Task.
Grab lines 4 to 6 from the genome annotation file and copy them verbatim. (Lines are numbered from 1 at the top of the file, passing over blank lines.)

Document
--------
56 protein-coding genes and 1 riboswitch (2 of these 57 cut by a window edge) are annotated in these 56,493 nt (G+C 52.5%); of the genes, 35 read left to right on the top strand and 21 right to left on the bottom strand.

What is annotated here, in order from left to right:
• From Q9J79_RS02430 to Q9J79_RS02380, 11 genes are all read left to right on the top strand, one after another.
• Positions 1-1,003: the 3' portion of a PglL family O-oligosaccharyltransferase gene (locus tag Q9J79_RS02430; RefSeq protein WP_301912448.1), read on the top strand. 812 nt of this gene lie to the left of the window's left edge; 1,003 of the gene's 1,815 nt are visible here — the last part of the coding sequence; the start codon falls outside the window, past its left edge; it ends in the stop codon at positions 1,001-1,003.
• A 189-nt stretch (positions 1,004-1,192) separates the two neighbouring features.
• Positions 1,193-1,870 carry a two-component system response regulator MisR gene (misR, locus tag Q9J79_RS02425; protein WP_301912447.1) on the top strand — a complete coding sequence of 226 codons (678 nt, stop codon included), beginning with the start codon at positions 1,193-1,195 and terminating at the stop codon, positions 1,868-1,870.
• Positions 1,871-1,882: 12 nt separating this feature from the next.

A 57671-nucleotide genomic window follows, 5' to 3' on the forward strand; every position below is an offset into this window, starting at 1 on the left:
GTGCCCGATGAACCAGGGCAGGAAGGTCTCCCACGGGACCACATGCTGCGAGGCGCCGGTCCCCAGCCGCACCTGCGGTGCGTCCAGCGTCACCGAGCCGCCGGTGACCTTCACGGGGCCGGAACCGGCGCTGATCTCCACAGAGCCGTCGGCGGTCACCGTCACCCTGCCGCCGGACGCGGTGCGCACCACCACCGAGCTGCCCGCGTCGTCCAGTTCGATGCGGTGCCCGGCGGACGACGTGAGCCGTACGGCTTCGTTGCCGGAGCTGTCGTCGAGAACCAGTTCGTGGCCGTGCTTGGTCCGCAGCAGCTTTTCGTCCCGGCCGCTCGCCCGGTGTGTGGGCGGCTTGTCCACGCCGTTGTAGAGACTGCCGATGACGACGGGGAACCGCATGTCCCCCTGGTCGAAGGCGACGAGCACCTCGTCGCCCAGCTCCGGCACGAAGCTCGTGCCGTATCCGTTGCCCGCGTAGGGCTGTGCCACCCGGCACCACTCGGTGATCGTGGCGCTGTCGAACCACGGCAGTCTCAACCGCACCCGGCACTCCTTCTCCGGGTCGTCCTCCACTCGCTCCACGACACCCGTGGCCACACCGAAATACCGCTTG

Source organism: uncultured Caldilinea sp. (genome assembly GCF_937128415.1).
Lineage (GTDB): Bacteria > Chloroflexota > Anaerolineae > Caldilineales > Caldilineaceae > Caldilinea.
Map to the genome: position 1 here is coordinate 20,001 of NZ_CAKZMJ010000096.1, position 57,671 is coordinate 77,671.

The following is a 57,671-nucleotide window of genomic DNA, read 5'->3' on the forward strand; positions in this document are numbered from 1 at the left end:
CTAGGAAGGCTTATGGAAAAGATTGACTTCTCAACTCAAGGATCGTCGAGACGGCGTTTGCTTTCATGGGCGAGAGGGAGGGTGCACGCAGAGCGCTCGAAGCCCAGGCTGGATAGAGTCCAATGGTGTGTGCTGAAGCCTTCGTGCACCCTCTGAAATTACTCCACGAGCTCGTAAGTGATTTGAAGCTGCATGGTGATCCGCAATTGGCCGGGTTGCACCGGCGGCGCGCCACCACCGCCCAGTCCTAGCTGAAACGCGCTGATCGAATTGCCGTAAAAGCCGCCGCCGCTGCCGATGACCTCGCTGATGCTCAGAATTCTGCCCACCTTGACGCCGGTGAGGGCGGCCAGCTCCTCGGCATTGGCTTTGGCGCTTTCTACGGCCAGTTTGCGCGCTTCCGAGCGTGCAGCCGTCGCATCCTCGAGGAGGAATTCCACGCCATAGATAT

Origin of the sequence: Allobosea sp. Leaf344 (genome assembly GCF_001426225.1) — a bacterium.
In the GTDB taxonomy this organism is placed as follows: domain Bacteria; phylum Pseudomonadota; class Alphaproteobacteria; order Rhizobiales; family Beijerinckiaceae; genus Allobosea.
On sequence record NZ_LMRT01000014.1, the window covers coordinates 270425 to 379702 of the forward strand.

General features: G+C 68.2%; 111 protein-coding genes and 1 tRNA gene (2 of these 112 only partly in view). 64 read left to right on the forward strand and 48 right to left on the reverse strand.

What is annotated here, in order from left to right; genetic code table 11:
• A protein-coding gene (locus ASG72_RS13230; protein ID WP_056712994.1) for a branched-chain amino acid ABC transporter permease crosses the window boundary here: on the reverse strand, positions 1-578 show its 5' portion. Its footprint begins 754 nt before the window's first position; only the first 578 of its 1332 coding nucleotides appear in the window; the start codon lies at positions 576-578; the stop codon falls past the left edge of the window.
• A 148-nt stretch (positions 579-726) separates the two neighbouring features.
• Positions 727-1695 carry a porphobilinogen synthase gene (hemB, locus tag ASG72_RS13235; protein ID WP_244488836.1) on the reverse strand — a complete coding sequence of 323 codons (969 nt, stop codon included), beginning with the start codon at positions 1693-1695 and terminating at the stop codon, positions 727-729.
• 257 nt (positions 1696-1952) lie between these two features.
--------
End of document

• Positions 1-1,003: the 3' portion of a PglL family O-oligosaccharyltransferase gene (locus tag Q9J79_RS02430; RefSeq protein WP_301912448.1), read on the top strand. 812 nt of this gene lie to the left of the window's left edge; 1,003 of the gene's 1,815 nt are visible here — the last part of the coding sequence; the start codon falls outside the window, past its left edge; it ends in the stop codon at positions 1,001-1,003.
• A 189-nt stretch (positions 1,004-1,192) separates the two neighbouring features.
• Positions 1,193-1,870 carry a two-component system response regulator MisR gene (misR, locus tag Q9J79_RS02425; protein WP_301912447.1) on the top strand — a complete coding sequence of 226 codons (678 nt, stop codon included), beginning with the start codon at positions 1,193-1,195 and terminating at the stop codon, positions 1,868-1,870.